Land planarian (alas, not the halfmoon-head kind). Finding flatworms is so exciting for me.
About 1.5" long.
Found during the Crystal Springs Stream survey.
This is most likely Girardia (Dugesia) tigrina although i do not have the resources to prepare thin sections needed to use the key in Kenk's publication (link below). I did a M.Sc. thesis on this species so I am pretty sure of my ID here in Lake Geneva. (http://nepis.epa.gov/Exe/ZyNET.exe/20017PVN.txt?ZyActionD=ZyDocument&Client=EPA&Index=2011%20Thru%202015%7C1995%20Thru%201999%7C1981%20Thru%201985%7C2006%20Thru%202010%7C1991%20Thru%201994%7C1976%20Thru%201980%7C2000%20Thru%202005%7C1986%20Thru%201990%7CPrior%20to%201976%7CHardcopy%20Publications&Docs=&Query=tricladida&Time=&EndTime=&SearchMethod=2&TocRestrict=n&Toc=&TocEntry=&QField=&QFieldYear=&QFieldMonth=&QFieldDay=&UseQField=&IntQFieldOp=0&ExtQFieldOp=0&XmlQuery=&File=D%3A%5CZYFILES%5CINDEX%20DATA%5C70THRU75%5CTXT%5C00000005%5C20017PVN.txt&User=ANONYMOUS&Password=anonymous&SortMethod=h%7C-&MaximumDocuments=15&FuzzyDegree=0&ImageQuality=r85g16/r85g16/x150y150g16/i500&Display=hpfr&DefSeekPage=x&SearchBack=ZyActionL&Back=ZyActionS&BackDesc=Results%20page&MaximumPages=1&ZyEntry=1&SeekPage=x)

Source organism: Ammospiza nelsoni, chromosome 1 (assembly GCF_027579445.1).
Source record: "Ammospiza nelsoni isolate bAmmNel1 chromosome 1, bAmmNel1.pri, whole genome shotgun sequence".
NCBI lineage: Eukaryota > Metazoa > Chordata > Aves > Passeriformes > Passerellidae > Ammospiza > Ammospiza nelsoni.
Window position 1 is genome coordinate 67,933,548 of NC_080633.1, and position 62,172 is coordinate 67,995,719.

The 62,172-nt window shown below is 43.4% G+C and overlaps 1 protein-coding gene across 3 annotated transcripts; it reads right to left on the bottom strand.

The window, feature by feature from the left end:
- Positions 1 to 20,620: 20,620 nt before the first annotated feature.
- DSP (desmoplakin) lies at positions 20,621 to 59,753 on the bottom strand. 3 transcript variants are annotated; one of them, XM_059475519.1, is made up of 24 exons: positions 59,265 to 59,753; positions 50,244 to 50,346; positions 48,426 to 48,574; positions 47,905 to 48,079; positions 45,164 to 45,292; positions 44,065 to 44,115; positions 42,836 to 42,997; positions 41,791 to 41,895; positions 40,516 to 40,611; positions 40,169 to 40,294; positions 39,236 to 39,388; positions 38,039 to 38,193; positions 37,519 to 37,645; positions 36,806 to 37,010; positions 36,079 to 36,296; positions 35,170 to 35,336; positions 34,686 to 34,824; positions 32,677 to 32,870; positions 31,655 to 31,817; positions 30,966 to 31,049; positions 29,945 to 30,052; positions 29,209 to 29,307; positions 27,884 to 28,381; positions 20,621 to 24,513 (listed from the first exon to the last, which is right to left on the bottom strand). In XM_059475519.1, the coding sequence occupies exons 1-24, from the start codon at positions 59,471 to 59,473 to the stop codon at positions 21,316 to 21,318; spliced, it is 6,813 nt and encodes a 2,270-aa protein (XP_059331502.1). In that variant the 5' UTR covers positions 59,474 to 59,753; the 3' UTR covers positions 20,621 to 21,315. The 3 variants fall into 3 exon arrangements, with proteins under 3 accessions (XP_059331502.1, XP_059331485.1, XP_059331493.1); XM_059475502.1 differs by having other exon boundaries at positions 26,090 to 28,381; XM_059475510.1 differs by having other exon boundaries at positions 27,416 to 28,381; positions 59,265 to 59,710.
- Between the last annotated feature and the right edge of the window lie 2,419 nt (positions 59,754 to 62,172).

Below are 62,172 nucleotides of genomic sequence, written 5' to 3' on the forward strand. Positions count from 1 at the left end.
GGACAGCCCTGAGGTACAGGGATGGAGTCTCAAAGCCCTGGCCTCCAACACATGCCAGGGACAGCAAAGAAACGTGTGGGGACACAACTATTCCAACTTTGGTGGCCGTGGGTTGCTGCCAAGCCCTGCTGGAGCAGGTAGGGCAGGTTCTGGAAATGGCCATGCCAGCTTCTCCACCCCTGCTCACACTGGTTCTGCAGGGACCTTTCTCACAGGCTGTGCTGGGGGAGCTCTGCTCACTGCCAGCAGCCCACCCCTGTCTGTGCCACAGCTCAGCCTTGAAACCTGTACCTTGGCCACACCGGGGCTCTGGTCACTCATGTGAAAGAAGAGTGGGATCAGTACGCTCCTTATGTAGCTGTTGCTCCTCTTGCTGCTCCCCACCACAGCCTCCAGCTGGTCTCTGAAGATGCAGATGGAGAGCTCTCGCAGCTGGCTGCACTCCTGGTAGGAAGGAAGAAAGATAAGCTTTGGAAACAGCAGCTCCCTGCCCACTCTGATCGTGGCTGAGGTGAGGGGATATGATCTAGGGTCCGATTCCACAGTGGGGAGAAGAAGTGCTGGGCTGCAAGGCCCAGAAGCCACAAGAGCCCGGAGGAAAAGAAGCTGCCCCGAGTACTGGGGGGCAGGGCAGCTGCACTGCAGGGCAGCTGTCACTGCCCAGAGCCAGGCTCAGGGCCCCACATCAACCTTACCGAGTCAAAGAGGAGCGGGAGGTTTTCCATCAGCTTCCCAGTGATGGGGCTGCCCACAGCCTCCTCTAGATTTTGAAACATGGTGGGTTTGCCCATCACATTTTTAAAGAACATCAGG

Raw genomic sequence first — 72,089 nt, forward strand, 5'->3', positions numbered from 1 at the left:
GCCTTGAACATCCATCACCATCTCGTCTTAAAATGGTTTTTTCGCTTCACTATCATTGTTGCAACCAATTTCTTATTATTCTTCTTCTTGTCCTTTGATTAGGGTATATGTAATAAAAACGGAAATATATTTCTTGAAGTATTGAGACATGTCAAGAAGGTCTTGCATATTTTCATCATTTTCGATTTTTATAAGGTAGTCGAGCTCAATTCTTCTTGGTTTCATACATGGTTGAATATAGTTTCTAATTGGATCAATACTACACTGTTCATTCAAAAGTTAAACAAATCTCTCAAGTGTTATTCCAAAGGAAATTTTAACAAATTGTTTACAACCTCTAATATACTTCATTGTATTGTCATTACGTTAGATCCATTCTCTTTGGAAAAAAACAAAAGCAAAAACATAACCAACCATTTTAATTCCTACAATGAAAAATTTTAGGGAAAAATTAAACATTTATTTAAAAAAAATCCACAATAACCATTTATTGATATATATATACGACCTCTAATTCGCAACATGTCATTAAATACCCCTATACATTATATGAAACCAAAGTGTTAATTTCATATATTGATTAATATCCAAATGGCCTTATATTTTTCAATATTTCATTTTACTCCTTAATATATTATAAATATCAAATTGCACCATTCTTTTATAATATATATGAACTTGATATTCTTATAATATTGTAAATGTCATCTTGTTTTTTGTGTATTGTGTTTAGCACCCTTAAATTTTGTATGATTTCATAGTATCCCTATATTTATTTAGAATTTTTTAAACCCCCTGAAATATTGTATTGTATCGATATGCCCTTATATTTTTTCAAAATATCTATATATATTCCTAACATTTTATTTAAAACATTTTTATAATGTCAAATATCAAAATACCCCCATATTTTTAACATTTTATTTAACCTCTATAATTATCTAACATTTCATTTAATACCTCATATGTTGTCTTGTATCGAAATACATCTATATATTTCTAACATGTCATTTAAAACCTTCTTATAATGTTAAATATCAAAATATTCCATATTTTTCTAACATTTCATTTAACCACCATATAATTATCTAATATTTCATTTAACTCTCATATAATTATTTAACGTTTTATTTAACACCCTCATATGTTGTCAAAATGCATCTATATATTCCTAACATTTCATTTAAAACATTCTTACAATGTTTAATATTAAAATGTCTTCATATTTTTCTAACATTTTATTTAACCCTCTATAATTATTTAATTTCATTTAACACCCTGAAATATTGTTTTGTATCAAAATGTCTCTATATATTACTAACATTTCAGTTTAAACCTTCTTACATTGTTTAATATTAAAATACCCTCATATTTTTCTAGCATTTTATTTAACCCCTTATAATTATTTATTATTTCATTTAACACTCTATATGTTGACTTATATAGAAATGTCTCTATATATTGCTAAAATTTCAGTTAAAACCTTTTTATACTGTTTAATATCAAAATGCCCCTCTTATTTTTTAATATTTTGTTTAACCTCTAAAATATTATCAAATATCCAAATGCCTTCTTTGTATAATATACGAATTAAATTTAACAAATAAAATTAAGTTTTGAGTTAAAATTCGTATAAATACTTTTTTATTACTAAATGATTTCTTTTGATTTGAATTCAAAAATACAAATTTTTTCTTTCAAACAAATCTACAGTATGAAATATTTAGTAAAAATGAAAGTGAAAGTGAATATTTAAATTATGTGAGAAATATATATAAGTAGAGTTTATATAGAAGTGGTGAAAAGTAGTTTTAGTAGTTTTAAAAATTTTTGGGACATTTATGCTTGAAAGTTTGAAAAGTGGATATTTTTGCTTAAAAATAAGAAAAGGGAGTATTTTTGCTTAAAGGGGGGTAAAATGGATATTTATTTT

Bright orange, about 2 cm long.
Flatworm found in gravel and silt under a rock in intertidal zone. Photographed from above and below (parallel lines on bottom of container 3mm apart).
The flatworms, known in scientific literature as Platyhelminthes or Plathelminthes (from the Greek πλατύ, platy, meaning "flat" and ἕλμινς (root: ἑλμινθ-), helminth-, meaning worm) are a phylum of relatively simple bilaterian, unsegmented, soft-bodied invertebrate animals. Unlike other bilaterians, they have no body cavity, and no specialized circulatory and respiratory organs, which restricts them to having flattened shapes that allow oxygen and nutrients to pass through their bodies by diffusion. The digestive cavity has only one opening...